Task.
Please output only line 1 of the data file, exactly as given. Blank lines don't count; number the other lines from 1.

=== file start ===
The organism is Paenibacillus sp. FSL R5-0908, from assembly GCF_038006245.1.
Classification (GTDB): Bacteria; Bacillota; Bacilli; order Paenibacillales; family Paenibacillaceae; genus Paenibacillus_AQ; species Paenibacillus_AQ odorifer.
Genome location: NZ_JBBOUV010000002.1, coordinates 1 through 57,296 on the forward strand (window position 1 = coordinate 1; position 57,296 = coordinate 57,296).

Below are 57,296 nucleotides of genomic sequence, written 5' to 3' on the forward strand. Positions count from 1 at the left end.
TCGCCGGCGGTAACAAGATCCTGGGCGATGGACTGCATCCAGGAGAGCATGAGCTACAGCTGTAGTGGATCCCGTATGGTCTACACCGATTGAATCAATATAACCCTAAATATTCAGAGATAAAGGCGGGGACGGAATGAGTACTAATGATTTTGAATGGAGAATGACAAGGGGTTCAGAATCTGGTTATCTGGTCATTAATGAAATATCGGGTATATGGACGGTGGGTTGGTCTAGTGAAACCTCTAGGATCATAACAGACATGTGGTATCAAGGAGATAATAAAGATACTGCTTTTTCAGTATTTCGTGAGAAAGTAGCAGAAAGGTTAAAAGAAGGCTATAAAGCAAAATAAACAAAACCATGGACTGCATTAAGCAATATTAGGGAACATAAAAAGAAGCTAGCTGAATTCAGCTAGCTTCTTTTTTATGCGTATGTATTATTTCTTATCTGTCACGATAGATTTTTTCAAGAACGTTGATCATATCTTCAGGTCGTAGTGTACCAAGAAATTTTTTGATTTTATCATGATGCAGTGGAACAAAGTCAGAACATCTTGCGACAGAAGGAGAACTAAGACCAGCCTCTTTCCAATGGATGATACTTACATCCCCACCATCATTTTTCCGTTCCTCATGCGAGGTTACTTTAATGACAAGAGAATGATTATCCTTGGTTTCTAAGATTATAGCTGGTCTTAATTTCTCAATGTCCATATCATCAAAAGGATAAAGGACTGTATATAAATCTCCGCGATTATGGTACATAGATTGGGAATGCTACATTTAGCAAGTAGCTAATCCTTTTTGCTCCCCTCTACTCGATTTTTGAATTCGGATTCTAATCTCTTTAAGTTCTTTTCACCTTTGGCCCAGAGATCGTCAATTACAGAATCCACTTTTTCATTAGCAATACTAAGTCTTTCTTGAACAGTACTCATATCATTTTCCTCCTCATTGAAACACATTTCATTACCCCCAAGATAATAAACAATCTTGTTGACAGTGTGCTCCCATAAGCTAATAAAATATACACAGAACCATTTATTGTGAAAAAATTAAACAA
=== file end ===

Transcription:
The organism is Paenibacillus sp. FSL R5-0908, from assembly GCF_038006245.1.